Groove Festival at Killruddery Estate, Wicklow on 6th & 7th July 2013
Over two glorious days on the landscaped grounds of Killruddery Estate in County Wicklow, Groove Festival celebrated its inaugural outing in sun-drenched style. The festival site lies ensconced in a tree-lined haven with a wealth of places to chill out – the many grassy hills, knolls, inclines and descents that typify the layout; the hidden pond; the tea rooms; the hedge-enclosed silent disco. The main stage offers the most spacious opportunity for folk to stretch out and relax, standing in front of Killruddery House itself, while a short walk brings people down beneath the CD-decorated trees to the Whelan’s tent. Festival-goers of a more tender age are also catered for, with the kids’ zone laying on music and fun for these fledgling revellers as the resident chickens go about their business alongside them. Goldenplec spent a leisurely weekend wandering around this picturesque addition to Ireland’s festival season, soaking up the sun between the musical interludes…
Cry Monster Cry
Dublin four-piece Cry Monster Cry are one of the early acts on Saturday afternoon on the Whelan’s stage, with some laid-back folk from the brothers Martin. The distinctive vocal harmonies elevate these numbers from the early stages, before things get slightly more enlivened by the folk stomp of The Distance from their album-in-progress. They attempt some crowd involvement for the handclaps of Atlas, a song that gets more subtly rowdy as it progresses with each added percussive element. Things slow back once more for On Tangled Shores, the harmonies coming to the fore once again, before This New Country makes for an upbeat finale. If the crowd is sparse for the set, it’s only because most enjoy it from the grass immediately outside, and it’s an enjoyable ease-in to the weekend.
Northern Ireland quartet Little Bear are next to build some atmosphere in the Whelan’s tent –at least, as much atmosphere as a sun-drenched day will allow – with their harmony-heavy, post rock inflected songs. The keys add droplets of colour as they open, with a mid-tempo Dissonance then flitting from vocal-led sections into pounding tom flourishes before its acapella coda. A mobile phone is requested from one of their compadres in the crowd for The Devil Is A Songbird. The singer then emulates an ambient pitch of birdsong by holding two phones opposite one another and whistling, a novel approach to an effective sonic texture on this downbeat number. Letters takes their set toward more animated conclusion, with the band rolling it home from its chiming riff foundation.
Soul II Soul Sound System
A respectable crowd of dancers has assembled stagefront as we head towards the main arena for Soul II Soul Sound System. Jazzie B mans the decks while the bundle of energy that is MC Chickaboo moves, grooves and bounces all over the stage. Once Jazzie B drops Talking Heads’ Once In A Lifetime, though, she’s happy to step aside from toasting duties and let it play out, chipping in every now and then on the chorus. Seven Nation Army merges with Public Enemy, with MC Chickaboo inciting the crowd to jump in unison as Dizzee Rascal blasts from the speakers. “We got any Guinness? I’m a Caffrey’s man myself” Jazzie B announces to good-natured boos, before dedicating the closer to all those with sunstroke. Original vocalist Caron Wheeler comes out, the deep bass rumbles ribcages, and everyone knows this one – everyone of a certain vintage that is – as Back To Life (However Do You Want Me) delights nostalgic groovers and bemused children alike.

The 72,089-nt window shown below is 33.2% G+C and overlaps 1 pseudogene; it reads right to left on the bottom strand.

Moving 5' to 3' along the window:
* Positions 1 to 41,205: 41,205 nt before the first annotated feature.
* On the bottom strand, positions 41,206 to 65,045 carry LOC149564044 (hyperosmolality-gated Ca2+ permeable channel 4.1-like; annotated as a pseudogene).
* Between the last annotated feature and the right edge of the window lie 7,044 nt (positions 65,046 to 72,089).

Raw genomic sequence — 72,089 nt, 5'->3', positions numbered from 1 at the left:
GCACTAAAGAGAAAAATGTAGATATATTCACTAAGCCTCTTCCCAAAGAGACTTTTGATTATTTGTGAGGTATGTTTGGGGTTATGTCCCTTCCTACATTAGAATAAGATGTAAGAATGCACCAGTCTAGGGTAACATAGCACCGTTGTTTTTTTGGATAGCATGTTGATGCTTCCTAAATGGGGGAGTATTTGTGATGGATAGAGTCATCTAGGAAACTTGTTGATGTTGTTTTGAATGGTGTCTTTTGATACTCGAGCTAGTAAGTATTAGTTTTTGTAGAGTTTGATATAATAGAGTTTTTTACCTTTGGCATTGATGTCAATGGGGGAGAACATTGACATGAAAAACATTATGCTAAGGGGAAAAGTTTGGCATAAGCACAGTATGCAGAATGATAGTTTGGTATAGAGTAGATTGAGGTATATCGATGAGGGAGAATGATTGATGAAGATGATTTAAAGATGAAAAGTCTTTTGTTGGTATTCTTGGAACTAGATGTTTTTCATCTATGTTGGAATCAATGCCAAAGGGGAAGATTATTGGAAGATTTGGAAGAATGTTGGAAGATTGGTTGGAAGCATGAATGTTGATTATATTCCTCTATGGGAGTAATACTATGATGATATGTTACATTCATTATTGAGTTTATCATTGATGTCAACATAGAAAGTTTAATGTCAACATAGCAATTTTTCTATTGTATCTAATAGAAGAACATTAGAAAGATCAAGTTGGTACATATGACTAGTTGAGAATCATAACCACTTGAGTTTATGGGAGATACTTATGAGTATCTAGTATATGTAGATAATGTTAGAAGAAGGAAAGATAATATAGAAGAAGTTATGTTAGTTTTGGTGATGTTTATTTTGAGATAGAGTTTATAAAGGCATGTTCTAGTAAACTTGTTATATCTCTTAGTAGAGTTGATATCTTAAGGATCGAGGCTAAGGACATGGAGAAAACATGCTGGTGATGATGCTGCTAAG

Ali Campbell’s UB40
It’s UB40, but not as we know them. Actually, it probably is, as frontman Ali Campbell’s vocal was always the distinctive element of the Birmingham reggae merchants. Campbell is a vision in blue, joined by a co-vocalist who doesn’t seem to do a lot, and an extended band that get things going with a ska-leaning Here I Am Baby. From here on in it’s a highly enjoyable ride, with Campbell bopping around and the crowd singing back the words as the sun beats down. “You’re a fuckin’ ride, Ali!” shouts one spirited fan as he straps on a Fender and emits some dub echo effects, leading into Groovin’. A dubbed-up Paint It, Black follows with an extended instrumental workout by the band, after which Campbell doles out some lovers rock for the ladies. Arms of all ages wave around the venue for (I Can’t Help) Falling In love With You, and during Purple Rain a bra is flung that unfortunately falls short of the stage – still got it, Ali. They end with the inevitable Red Red Wine, minus the mid-section Astro rap, and Campbell exits leaving his band to bring it home – great fun.
A Creedence-sounding Drop In The Ocean kicks off the final gig in the Whelan’s tent. It’s an empty space that soon fills as Hudson Taylor play their acoustic-led numbers and thank us for watching them instead of James Morrison over on the main stage. They get the crowd singing a verse of the gentle country/folk of Pray For The Day, gradually livening it up. At this point a Silent Disco interlude is called for, judging by the faint cheers from the nearby headphone-wearing dancers, and when we return once more to the tent things are as we left them. The band’s song are undeniably catchy in the main, with a touch of Beechwood Sparks in the execution, but the feeling remains that the biggest Whelan’s stage crowd of the day has turned out for its least interesting act. Mrs Robinson pulls a few more bodies in, and the generic country folk stomps continue, until they finish up with an Eminem cover. Despite our misgivings on all of this, the pockets of people near the front are loving it and the band clearly have a devoted following. We’re outnumbered on this one.